c. In paragraph (c), revise the paragraph heading;

End Amendment Part Start Amendment Part

d. In paragraph (e), revise the paragraph heading;

End Amendment Part Start Amendment Part

e. In paragraph (g), revise the first sentence;

End Amendment Part Start Amendment Part

f. Revise paragraphs (j) and (o); and

End Amendment Part Start Amendment Part

g. Add paragraph (p). Start Printed Page 24376

End Amendment Part

The addition and revisions read as follows:

Meal requirements for breakfasts.

(a) * * * This section contains the meal requirements applicable to school breakfasts for students in grades K through 12, and for children under the age of 5. * * *

* * * * *

(3) * * * Labels or manufacturer specifications for food products and ingredients used to prepare school meals for students in grades K through 12 must indicate zero grams of trans fat per serving (less than 0.5 grams). * * *

* * * * *

(c) Meal pattern for school breakfasts for grades K through 12. * * *

* * * * *

(e) Offer verses serve for grades K through 12. * * *

* * * * *

(g) * * * The State agency and school food authority must provide technical assistance and training to assist schools in planning breakfasts that meet the meal pattern in paragraph (c) of this section, the dietary specifications for calorie, saturated fat, sodium, and trans fat established in paragraph (f) of this section, and the meal pattern in paragraphs (o) and (p) of this section, as applicable. * * *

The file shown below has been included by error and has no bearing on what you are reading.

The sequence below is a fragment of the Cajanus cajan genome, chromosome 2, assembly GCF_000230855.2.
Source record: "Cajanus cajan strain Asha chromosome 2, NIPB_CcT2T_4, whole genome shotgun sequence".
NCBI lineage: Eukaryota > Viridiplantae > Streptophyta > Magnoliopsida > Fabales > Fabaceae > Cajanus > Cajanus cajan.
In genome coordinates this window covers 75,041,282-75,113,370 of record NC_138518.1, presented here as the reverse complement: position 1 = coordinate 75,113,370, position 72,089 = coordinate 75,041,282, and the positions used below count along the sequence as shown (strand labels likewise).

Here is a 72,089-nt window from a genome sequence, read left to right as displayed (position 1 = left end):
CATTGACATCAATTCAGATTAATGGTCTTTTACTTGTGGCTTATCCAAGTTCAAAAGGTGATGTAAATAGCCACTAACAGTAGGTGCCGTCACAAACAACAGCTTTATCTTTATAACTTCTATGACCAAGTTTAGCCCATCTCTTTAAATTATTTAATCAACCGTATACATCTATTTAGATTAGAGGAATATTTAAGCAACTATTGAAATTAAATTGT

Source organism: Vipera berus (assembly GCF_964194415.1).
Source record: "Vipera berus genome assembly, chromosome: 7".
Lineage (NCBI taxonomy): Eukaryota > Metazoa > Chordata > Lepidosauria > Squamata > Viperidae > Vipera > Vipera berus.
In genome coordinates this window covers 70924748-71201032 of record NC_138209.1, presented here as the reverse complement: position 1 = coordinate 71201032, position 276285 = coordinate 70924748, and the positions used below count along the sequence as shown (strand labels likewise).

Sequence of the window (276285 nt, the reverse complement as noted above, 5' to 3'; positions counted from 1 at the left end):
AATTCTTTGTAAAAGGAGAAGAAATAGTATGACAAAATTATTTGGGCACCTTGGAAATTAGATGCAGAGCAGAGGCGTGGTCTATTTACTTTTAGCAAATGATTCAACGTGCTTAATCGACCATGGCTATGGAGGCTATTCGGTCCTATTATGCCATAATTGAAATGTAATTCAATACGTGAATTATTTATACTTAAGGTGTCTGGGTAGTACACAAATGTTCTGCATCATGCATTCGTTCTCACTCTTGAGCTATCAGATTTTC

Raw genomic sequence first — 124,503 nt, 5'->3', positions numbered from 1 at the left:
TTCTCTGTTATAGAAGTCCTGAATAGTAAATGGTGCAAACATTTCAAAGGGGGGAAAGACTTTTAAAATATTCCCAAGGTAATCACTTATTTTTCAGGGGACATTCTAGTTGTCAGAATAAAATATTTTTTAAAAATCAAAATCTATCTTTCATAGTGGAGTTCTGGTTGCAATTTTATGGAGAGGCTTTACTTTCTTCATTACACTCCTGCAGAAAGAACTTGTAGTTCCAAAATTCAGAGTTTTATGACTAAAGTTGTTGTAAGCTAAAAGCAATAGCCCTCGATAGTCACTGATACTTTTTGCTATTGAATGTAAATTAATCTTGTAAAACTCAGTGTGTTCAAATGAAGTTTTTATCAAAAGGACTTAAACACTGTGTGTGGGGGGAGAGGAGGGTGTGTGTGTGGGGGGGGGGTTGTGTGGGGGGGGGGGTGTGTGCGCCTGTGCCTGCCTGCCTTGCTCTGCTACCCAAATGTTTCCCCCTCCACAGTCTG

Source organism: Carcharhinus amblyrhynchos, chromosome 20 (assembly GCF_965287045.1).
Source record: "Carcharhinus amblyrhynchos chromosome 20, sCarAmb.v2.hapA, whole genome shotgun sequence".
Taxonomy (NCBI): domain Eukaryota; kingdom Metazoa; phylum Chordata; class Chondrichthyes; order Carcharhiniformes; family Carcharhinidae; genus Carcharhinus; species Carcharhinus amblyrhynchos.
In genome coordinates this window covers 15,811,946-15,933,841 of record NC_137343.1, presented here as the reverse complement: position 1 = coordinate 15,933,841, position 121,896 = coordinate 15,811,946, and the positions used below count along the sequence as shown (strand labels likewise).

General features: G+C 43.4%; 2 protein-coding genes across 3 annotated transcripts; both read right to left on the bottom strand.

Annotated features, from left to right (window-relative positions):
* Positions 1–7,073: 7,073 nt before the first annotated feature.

* * * * *

(j) State agency's responsibilities for compliance monitoring. Compliance with the applicable meal requirements in paragraph (b), (o), and (p) of this section will be monitored by the State agency through administrative reviews authorized in § 210.18 of this chapter.

* * * * *

(o) Breakfast requirements for preschoolers—(1) Breakfasts served to preschoolers. Schools serving breakfast to children ages 1 through 4 under the School Breakfast Program must serve the meal components and quantities required in the breakfast meal pattern established for the Child and Adult Day Care Food Program under § 226.20(a), (c)(1), and (d) of this chapter. In addition, schools serving breakfasts to this age group must comply with the requirements set forth in paragraphs (a), (c)(3), (k), (l), and (m) of this section as applicable.

(2) Preschooler breakfast meal pattern table. The minimum amounts of food components to be served at breakfast are as follows:

Preschool Breakfast Meal Pattern

Food components and food items 1Minimum quantities